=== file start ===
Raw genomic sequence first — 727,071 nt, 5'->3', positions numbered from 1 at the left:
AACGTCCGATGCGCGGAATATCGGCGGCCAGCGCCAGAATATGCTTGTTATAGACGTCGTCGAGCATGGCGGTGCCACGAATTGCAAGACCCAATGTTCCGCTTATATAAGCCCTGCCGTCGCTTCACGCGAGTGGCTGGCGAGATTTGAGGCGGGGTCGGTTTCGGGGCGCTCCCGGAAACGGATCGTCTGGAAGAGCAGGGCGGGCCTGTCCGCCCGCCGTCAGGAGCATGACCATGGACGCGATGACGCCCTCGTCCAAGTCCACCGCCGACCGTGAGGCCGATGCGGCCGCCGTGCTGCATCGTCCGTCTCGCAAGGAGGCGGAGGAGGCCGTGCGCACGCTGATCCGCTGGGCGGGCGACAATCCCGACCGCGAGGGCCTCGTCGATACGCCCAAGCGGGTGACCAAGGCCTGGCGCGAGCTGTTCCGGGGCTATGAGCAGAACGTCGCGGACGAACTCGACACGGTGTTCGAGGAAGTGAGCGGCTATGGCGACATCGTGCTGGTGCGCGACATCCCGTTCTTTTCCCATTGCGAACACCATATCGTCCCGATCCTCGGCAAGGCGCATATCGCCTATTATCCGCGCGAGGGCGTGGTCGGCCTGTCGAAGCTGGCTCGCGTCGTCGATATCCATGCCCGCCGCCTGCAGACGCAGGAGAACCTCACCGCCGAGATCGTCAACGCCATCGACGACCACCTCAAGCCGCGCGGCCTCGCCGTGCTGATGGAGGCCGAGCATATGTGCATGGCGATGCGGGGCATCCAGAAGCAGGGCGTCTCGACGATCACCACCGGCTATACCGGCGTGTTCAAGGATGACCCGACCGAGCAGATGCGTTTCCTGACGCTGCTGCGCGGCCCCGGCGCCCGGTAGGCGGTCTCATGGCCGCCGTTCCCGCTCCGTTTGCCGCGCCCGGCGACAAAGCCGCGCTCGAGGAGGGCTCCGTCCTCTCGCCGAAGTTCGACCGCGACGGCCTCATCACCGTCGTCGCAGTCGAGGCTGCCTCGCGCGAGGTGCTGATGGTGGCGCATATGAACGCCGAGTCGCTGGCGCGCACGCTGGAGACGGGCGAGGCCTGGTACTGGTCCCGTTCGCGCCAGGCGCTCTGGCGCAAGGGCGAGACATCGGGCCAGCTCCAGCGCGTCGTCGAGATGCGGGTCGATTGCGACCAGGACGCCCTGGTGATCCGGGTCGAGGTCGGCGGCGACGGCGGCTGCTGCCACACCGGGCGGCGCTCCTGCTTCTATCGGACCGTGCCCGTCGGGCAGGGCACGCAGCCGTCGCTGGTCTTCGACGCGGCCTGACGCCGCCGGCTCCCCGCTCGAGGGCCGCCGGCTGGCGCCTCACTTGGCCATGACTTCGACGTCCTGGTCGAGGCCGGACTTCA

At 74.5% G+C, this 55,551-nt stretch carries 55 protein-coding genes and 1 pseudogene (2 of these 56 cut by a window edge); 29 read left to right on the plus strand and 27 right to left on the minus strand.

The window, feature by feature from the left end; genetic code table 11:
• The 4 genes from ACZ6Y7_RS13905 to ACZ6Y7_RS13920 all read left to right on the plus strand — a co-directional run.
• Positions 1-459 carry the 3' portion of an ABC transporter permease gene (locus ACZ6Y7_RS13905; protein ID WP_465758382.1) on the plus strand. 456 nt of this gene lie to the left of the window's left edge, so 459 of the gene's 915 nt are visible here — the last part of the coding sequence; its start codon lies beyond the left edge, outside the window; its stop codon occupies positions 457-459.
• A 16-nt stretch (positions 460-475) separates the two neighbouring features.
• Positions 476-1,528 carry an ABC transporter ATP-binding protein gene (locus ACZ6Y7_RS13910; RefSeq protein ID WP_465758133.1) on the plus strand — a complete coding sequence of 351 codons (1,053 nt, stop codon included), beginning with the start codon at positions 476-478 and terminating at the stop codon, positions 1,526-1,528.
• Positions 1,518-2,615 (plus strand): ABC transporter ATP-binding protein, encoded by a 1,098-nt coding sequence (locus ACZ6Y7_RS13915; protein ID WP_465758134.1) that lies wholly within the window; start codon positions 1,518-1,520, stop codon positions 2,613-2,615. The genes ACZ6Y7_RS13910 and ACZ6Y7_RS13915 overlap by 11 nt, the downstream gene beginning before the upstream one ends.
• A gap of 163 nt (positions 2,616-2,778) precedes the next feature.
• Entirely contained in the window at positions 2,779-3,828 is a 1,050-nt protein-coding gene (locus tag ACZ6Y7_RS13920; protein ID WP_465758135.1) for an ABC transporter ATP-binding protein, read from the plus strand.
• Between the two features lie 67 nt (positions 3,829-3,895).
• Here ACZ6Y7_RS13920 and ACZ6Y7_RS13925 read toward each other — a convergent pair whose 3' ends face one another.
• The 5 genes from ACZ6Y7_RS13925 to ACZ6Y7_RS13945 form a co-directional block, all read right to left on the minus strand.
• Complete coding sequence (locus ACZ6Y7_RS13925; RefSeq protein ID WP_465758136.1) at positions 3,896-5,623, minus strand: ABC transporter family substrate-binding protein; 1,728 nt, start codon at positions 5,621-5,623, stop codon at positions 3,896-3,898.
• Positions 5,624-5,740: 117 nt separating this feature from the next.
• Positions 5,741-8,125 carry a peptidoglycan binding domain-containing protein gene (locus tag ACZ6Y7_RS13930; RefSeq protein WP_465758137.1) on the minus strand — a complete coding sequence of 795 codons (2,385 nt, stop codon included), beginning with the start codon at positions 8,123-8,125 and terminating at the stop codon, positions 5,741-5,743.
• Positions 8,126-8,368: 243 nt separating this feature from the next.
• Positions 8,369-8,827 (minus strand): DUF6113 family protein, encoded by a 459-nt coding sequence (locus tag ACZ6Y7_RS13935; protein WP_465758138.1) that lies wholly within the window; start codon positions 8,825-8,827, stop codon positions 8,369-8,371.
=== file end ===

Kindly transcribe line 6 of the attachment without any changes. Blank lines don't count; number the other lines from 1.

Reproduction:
• Positions 1-459 carry the 3' portion of an ABC transporter permease gene (locus ACZ6Y7_RS13905; protein ID WP_465758382.1) on the plus strand. 456 nt of this gene lie to the left of the window's left edge, so 459 of the gene's 915 nt are visible here — the last part of the coding sequence; its start codon lies beyond the left edge, outside the window; its stop codon occupies positions 457-459.